You may want to consider therapy if you can't work through your emotions. Therapists are people who are licensed practitioners of mental health care and can help you with mental health problems, family issues and life challenges. Your GP should be able to refer you and, as well as one-to-one therapy in person, you could consider online therapy from a company such as BetterHelp.com which uses licensed, trained and accreditated counsellors.  

If you are feeling desperate


Remember it's good to talk. Talk to someone you trust like family and friends, that can offer support when you are feeling down.

If there is no one you know that will listen, there are organisations that can help you when you are feeling like this too. The Samaritans are always at the end of a phone line, phone calls are free just ring
 116 123,  and its open 24 hours a day, 365 days a year. You don't have to be suicidal to talk and they offer a non-judgmental ear, someone who will listen at any time. You can also call your GP and ask for an emergency appointment and call 111 for out of hours support and help.

If your life is in danger, for example, if you have harmed yourself seriously or have taken an overdose, call 999 or go straight to A and E.

I hope these suggestions are helpful, I wish you a happy and healthy Christmas!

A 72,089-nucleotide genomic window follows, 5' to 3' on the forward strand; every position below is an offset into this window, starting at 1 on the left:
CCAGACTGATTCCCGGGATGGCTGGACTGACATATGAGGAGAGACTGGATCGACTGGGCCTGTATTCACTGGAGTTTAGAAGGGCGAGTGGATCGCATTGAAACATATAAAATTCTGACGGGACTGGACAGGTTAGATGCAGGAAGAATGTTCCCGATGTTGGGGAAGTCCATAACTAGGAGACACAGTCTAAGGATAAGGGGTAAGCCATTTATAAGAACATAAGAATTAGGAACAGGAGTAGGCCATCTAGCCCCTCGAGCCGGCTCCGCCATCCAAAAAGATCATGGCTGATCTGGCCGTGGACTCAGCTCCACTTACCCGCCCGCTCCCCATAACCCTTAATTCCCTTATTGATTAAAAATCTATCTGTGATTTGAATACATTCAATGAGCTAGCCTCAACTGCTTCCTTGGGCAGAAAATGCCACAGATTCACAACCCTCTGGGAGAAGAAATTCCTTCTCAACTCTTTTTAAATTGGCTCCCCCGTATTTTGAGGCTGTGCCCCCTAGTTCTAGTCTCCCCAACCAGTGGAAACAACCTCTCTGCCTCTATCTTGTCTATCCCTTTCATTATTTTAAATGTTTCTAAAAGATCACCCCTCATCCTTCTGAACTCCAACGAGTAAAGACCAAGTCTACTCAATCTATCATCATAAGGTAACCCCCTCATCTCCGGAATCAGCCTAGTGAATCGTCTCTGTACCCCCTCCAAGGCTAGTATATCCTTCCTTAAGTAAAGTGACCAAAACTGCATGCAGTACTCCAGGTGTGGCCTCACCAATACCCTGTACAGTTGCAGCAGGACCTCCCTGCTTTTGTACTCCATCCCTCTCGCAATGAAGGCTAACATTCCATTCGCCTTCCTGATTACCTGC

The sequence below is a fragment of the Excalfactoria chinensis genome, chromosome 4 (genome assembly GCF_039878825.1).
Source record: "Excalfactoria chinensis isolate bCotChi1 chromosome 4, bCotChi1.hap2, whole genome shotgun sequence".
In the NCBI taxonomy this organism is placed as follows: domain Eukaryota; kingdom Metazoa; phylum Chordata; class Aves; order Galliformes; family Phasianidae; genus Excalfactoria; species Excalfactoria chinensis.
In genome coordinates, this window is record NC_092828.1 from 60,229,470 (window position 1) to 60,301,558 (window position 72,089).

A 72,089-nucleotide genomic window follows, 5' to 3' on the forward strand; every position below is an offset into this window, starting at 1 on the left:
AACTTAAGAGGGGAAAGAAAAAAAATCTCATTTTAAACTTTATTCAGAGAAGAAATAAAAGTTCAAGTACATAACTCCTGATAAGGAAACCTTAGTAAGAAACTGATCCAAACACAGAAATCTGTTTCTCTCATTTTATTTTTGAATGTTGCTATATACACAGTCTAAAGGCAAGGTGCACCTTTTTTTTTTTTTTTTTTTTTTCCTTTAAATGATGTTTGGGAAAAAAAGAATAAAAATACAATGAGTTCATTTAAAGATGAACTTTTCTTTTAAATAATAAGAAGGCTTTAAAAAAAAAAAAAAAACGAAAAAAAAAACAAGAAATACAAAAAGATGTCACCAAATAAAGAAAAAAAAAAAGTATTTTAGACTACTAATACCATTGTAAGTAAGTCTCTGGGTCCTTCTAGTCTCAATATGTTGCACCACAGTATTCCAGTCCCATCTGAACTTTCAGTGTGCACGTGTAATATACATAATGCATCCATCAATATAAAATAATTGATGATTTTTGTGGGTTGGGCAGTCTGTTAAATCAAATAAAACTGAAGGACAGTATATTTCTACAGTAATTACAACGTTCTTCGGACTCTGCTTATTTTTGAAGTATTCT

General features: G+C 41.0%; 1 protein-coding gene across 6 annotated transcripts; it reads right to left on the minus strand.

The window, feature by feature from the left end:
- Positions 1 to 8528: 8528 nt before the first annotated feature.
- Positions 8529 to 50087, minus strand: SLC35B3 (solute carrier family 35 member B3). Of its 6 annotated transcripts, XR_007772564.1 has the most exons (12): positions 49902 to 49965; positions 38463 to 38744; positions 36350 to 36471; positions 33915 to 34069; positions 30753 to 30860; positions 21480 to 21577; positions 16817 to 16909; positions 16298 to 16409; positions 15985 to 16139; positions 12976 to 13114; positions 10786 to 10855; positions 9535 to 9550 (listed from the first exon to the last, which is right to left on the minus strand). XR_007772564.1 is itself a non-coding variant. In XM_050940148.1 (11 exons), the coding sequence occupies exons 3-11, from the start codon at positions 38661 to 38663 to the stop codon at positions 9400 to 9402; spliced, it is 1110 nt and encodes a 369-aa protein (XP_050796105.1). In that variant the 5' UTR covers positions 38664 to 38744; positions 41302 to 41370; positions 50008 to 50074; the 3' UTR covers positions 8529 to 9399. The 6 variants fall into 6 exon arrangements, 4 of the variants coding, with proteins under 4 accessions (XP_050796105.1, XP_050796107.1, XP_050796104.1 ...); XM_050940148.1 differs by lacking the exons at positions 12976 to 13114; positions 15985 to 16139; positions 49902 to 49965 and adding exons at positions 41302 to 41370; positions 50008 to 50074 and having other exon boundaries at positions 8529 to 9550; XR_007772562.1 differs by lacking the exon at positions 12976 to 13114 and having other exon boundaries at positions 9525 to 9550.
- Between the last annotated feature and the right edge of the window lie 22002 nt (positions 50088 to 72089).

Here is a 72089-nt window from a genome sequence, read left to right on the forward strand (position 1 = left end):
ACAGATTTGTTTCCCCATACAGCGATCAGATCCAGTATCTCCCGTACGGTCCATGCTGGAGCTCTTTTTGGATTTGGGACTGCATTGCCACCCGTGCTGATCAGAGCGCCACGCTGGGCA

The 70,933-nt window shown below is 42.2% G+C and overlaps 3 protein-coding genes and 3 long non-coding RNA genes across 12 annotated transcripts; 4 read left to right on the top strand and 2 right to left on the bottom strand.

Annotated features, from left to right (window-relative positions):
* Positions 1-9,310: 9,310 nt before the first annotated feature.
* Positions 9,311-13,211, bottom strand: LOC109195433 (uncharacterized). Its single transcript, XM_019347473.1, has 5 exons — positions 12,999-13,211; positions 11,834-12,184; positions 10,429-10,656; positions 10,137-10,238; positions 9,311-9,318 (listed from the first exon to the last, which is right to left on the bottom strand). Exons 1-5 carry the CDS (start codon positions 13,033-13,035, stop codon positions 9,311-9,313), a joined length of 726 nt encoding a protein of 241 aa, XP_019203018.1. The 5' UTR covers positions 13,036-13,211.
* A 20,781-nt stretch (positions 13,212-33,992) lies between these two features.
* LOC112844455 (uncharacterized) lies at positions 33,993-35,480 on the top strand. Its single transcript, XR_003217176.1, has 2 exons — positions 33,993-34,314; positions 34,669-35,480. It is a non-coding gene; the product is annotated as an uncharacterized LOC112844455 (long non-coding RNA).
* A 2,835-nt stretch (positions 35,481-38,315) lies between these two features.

*Collaborative post

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11 comments

  1. There is nothing worse than feeling low and lonely, especially at Christmas as it is such an isolating time of year. Thanks for sharing

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  2. Very important post! I know I get SAD during the winter and the pressure of Christmas this year is tough. I definitely drink too much and the day after is always hard.

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    Replies
    1. Yes, SAD is a very real condition. Have you tried a light box?

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  3. Great tips, these. I get SAD during the dark winter months too - I find exercise really does help.

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  4. This is so important! People forget you can be depressed even at the happiest times!

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  5. I think people always forget about exercise around Christmas time because it's so cold outside and there are mince pies and Christmas drinks at every turn. It's important to make time for it though!

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    1. Even if its just a stroll. Exercise has so many benefits and it will help with you to digest that big Christmas meal too.

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  6. These are really great tips, and so important for people to be aware of. Especially at this difficult time of year x

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  7. Christmas is an awful time of year if you are struggling with depression. These are all great tips for anyone suffering or for anyone supporting someone who is.